So anyway, I had a moment this morning. I looked in the mirror and felt the usual combination of terror and confusion regarding my post-sleep hair style. I think this dates back to my acne days where I’d wake up praying, PRAYING that by some miracle I wouldn’t have grown yet ANOTHER mountainous peak in my sleep. Nowadays I don’t have that problem, but I still like to know what the current situation is. Face was kind of puffy, kind of pale, kind of… grey?? Whose face is grey! And then it hit me. This is your face. You can’t change it today. Deal with it.

 

DAY 3

Well, it’s fair to say that the novelty has well and truly worn off now. I start an internship tomorrow. And it hits me that my exposed skin which is usually reserved only for the shower, bed and gym will be out there in the public domain. I know I’m ‘lucky’ in the sense that these people don’t know me, and therefore won’t necessarily be able to make judgements like “Did Sally go out last night? She looks like a 90s house party gone wrong”. Nonetheless, to quote Rachel from Friends, they are people WITH EYES.

Don’t get me wrong, I have seen the liberating aspects of not wearing make-up. And when I’m feeling particularly grumpy about something I like to think of the positives. So here we go, here is a truly Polly-Anna list of things I am so far enjoying about this challenge. None of which I am saying through gritted teeth. Promise.

  1. I love how little time getting ready takes. I mean seriously. Wash, moisturise, leave house. It’s a miracle of Biblical proportions.
  2. I love how I can rub my eyes and not get mascara embedded in my eyeball.
  3. I love how when it rains I don’t have to worry about the effect on my make-up.
  4. I love how I can see my face. My actual face. I may not actually feel comfortable with it yet but I can see it.

 

DAY 6

I realise there’s a bit of inconsistency going on here, yes, but let me explain. If I was clever and conniving (which, in many ways I kind of wish I was at times) I would pretend not writing every day was all in my big master plan. Oh yes, I had planned to not write to give me time to contemplate. Mmm hmm. But no, I will be honest; after all, this challenge is all about accepting myself authentically. So, it just kind of happened. Half of me thinks life just got in the way, and half of me- full disclosure- wasn’t sure whether I wanted to document all the feelings I was feeling.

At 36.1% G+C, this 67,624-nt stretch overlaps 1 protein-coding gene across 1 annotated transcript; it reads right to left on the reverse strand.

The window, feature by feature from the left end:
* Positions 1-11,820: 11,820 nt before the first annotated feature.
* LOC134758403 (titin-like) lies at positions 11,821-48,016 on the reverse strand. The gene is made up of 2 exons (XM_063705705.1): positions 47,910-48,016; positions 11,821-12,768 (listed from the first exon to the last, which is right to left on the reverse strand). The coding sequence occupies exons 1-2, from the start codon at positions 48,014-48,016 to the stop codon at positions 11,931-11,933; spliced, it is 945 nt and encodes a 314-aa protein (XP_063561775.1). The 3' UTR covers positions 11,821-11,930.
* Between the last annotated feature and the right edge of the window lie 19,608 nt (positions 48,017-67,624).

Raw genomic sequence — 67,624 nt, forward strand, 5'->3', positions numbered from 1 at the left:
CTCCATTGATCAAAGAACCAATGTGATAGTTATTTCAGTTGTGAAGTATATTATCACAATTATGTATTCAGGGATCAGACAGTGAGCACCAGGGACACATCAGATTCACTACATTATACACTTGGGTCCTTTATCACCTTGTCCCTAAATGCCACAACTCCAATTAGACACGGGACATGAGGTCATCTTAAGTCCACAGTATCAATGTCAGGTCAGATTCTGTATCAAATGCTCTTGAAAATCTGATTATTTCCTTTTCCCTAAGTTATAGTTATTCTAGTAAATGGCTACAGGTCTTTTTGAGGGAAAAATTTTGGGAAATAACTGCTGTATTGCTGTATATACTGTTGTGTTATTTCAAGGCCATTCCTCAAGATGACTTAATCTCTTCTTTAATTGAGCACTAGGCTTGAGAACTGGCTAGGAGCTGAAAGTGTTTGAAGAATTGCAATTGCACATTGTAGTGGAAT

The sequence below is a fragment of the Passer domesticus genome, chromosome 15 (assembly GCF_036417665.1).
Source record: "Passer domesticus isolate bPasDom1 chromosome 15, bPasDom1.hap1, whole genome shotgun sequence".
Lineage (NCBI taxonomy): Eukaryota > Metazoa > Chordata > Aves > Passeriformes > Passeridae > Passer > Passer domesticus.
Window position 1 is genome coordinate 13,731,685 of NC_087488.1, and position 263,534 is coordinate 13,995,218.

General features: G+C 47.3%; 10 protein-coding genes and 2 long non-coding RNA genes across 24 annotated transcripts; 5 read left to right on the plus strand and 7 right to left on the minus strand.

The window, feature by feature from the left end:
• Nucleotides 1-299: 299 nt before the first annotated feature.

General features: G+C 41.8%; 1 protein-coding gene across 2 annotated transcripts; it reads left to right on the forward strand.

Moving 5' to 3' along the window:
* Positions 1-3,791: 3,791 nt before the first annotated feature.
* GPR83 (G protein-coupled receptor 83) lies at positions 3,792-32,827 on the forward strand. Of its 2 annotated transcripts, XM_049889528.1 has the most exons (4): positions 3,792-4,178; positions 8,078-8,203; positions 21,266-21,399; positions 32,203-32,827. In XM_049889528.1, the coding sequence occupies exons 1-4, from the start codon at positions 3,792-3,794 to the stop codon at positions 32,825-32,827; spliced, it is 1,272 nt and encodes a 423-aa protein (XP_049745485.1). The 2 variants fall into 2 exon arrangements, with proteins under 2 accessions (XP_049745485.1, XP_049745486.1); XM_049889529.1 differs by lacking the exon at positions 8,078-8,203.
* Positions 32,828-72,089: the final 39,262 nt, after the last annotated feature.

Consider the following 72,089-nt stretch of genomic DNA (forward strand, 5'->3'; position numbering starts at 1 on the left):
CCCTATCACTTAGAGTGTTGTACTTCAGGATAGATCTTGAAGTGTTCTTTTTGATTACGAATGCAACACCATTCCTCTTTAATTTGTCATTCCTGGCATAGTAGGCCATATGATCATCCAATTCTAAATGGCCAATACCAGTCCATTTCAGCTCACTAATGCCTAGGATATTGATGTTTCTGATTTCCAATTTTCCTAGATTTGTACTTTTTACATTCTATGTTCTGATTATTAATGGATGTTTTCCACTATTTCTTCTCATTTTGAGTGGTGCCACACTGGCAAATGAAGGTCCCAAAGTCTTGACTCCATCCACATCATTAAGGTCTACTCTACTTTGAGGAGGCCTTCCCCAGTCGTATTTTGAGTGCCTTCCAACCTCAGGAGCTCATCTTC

I stepped out into the world and walked around in it quite a lot these last two days. I met a few new people, naked face and all. At first I dealt with a few feelings of shame and started cultivating elaborate plans to make a t-shirt with “APOLOGIES FOR MY FACE. IT’S NOT NORMALLY LIKE THIS” emblazoned across my chest. Oddly, in the absence of being able to do anything about said face, except pinch my cheeks occasionally (was suffering serious blusher withdrawal), I started to think more about my hair. Even though my hair has not changed a great deal in the last week, it suddenly seemed very offensive. In a bid to change this I tried out a highly intricate and incredibly fashion forward hairstyle which I was extremely proud of. My boyfriend was less of a fan; I just think he was jealous.

 

Final thoughts, Jerry Springer style. Make-up is not, and should not be seen as a necessity. Men do not feel as if they need to ‘hide their imperfections’ or ‘enhance their looks’ to this extent and therefore, in the name of true equality, neither should we. I thought I would be champing at the bit to get some foundation back into my life after the week was up, but in actual fact I haven’t touched it. I’ve decided to only continue to use make-up that feels fun and non-oppressive; which will inevitably be context specific. For example, I genuinely think getting ready is one of the best bits of going out so in those instances foundation will probably be part of the equation. And what I’ve realised is there’s nothing more empowering than a red lipstick or more sultry than a good mascara at times. So choose your weapon girls, just make sure it really is your choice.

 

[Disclaimer: I have no make-up on in the photo above to demonstrate I did this challenge truthfully. It is, however, heavily Instagrammed. I have a new IPhone and I’m Instagramming my entire life currently. Please look forward to a post in a few months about the inevitable ‘No Instagram Challenge’.]

 

Follow me: @sallybiddall